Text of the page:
public class Example
{
   public static void Main()
   {
      Complex[] c = { new Complex(17.3, 14.1),
                      new Complex(-18.9, 147.2),
                      new Complex(13.472, -18.115),
                      new Complex(-11.154, -17.002) };
      CultureInfo[] cultures = { new CultureInfo("en-US"),
                                 new CultureInfo("fr-FR") };
      string[] formats = { "F2", "N2", "G5" };

      foreach (Complex c1 in c)
      {
         foreach (string format in formats)
         {
            Console.Write("{0} format string:   ", format);
            foreach (CultureInfo culture in cultures)
               Console.Write("{0} ({1})    ", c1.ToString(format, culture), culture.Name);

            Console.WriteLine();
         }
         Console.WriteLine();
      }
   }
}
// The example displays the following output:
//    F2 format string:   (17.30, 14.10) (en-US)    (17,30, 14,10) (fr-FR)
//    N2 format string:   (17.30, 14.10) (en-US)    (17,30, 14,10) (fr-FR)
//    G5 format string:   (17.3, 14.1) (en-US)    (17,3, 14,1) (fr-FR)
//
//    F2 format string:   (-18.90, 147.20) (en-US)    (-18,90, 147,20) (fr-FR)
//    N2 format string:   (-18.90, 147.20) (en-US)    (-18,90, 147,20) (fr-FR)
//    G5 format string:   (-18.9, 147.2) (en-US)    (-18,9, 147,2) (fr-FR)
//
//    F2 format string:   (13.47, -18.12) (en-US)    (13,47, -18,12) (fr-FR)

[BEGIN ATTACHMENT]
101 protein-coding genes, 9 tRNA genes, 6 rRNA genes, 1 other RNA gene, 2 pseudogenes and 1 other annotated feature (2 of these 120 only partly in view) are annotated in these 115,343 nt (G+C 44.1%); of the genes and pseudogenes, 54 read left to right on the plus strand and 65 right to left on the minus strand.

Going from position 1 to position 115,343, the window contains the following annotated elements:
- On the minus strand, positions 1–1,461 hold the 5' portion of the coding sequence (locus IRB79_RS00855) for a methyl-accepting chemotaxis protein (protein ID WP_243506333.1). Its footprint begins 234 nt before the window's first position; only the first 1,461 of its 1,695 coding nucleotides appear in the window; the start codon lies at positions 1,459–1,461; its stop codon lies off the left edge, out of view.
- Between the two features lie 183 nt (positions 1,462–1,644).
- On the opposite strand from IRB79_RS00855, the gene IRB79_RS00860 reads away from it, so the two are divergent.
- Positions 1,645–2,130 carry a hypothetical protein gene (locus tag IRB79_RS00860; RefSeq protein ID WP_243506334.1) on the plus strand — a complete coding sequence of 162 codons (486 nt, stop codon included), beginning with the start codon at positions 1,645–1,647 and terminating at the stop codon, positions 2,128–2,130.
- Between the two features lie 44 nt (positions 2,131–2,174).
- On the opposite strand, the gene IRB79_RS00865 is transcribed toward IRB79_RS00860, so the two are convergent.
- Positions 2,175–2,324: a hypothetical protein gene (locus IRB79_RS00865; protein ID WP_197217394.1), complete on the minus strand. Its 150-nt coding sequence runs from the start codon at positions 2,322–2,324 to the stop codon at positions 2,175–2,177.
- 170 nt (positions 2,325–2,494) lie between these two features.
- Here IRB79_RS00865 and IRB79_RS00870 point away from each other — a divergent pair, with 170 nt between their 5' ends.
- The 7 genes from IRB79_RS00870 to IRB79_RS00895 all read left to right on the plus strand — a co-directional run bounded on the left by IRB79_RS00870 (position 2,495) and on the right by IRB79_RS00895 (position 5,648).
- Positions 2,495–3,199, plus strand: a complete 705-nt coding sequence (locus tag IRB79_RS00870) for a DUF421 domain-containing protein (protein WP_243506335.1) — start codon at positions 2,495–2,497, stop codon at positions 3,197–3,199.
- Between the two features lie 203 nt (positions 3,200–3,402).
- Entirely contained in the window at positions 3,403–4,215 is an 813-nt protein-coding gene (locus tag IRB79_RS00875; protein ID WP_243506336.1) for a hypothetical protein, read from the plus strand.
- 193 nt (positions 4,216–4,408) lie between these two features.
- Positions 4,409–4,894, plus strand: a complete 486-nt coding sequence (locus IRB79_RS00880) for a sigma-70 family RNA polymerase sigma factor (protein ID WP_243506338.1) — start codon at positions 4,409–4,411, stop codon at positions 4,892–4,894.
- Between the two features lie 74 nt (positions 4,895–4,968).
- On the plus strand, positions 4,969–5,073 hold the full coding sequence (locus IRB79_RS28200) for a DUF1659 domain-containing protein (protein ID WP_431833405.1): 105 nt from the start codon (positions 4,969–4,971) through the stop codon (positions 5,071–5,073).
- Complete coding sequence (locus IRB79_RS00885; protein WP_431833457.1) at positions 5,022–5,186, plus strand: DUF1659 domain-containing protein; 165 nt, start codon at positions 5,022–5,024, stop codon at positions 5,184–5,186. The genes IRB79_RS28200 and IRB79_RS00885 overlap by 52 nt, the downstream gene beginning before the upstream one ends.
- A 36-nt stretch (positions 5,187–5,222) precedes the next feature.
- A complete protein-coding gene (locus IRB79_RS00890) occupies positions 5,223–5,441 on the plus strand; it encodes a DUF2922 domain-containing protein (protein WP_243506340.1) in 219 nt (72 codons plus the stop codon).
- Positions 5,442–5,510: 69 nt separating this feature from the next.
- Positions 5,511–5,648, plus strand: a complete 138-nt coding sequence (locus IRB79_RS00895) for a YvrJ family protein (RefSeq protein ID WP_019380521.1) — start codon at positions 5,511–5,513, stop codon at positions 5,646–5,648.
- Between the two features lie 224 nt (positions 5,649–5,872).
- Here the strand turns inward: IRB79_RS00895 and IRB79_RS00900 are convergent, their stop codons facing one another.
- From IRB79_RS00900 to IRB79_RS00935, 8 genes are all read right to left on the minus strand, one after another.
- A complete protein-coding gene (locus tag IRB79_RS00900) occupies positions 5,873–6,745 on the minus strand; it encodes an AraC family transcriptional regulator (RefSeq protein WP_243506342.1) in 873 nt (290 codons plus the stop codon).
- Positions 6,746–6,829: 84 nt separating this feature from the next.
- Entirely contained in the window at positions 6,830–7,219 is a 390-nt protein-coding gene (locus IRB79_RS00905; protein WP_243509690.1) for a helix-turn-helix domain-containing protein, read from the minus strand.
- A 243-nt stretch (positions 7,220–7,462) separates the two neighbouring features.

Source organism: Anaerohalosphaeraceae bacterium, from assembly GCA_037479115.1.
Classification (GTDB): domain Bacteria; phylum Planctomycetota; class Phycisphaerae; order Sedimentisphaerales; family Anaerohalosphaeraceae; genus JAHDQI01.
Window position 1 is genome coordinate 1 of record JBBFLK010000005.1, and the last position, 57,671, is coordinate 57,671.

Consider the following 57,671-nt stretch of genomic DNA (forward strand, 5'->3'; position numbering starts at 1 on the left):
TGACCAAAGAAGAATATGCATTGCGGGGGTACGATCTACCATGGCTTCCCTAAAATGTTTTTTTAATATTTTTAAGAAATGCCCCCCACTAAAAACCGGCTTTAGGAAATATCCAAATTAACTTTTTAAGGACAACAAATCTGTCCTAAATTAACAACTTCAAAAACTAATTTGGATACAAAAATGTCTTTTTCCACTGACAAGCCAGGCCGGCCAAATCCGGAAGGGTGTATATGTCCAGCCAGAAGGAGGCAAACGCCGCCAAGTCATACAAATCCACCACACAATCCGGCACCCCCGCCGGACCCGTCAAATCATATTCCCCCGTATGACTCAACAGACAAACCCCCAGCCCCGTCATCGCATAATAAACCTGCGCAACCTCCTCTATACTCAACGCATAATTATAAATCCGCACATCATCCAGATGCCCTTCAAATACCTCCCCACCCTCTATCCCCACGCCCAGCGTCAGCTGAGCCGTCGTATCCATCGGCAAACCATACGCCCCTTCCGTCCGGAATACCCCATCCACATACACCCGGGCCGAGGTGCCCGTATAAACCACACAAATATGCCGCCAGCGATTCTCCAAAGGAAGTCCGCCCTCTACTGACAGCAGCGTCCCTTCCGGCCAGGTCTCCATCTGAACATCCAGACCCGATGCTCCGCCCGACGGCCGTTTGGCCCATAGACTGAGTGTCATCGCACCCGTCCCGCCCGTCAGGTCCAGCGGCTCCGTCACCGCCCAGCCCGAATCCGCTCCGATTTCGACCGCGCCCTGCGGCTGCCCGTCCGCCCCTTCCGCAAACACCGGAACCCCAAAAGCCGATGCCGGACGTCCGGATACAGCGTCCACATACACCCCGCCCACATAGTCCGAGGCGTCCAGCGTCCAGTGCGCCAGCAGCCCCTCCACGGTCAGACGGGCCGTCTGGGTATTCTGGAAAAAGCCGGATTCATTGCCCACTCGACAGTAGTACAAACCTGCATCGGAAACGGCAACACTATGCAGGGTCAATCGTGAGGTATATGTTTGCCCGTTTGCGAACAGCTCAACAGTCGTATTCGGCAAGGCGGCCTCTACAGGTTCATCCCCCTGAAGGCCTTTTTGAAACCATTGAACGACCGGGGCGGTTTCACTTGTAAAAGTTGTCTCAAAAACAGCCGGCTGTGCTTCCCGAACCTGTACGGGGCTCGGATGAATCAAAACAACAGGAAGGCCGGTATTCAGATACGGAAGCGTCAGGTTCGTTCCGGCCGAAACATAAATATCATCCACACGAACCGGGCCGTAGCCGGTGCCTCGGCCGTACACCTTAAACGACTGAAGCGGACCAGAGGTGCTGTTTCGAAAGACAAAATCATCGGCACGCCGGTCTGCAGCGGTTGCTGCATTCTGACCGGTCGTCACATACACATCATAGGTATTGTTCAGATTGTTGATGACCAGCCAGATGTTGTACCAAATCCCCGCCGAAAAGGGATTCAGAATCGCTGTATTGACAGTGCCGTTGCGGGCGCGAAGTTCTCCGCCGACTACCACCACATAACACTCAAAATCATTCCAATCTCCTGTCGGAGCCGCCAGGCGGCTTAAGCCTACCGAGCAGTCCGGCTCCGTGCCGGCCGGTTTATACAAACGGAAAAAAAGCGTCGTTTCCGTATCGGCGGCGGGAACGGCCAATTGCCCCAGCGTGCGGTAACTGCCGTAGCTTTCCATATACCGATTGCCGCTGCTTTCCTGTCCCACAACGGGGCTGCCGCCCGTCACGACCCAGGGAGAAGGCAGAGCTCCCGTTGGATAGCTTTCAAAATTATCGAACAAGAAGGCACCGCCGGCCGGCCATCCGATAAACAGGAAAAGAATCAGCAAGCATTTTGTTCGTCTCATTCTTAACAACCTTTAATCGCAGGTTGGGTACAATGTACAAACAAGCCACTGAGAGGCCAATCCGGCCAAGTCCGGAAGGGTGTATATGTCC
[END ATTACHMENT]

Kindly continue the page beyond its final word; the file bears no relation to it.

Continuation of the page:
//    N2 format string:   (13.47, -18.12) (en-US)    (13,47, -18,12) (fr-FR)
//    G5 format string:   (13.472, -18.115) (en-US)    (13,472, -18,115) (fr-FR)
//
//    F2 format string:   (-11.15, -17.00) (en-US)    (-11,15, -17,00) (fr-FR)
//    N2 format string:   (-11.15, -17.00) (en-US)    (-11,15, -17,00) (fr-FR)
//    G5 format string:   (-11.154, -17.002) (en-US)    (-11,154, -17,002) (fr-FR)
Imports System.Globalization
Imports System.Numerics

Module Example
   Public Sub Main()
      Dim c() As Complex = { New Complex(17.3, 14.1), 
                             New Complex(-18.9, 147.2), 
                             New Complex(13.472, -18.115), 
                             New Complex(-11.154, -17.002) }
      Dim cultures() As CultureInfo = { New CultureInfo("en-US"), 
                                        New CultureInfo("fr-FR") } 
      Dim formats() As String = { "F2", "N2", "G5" } 

      For Each c1 As Complex In c
         For Each format As String In formats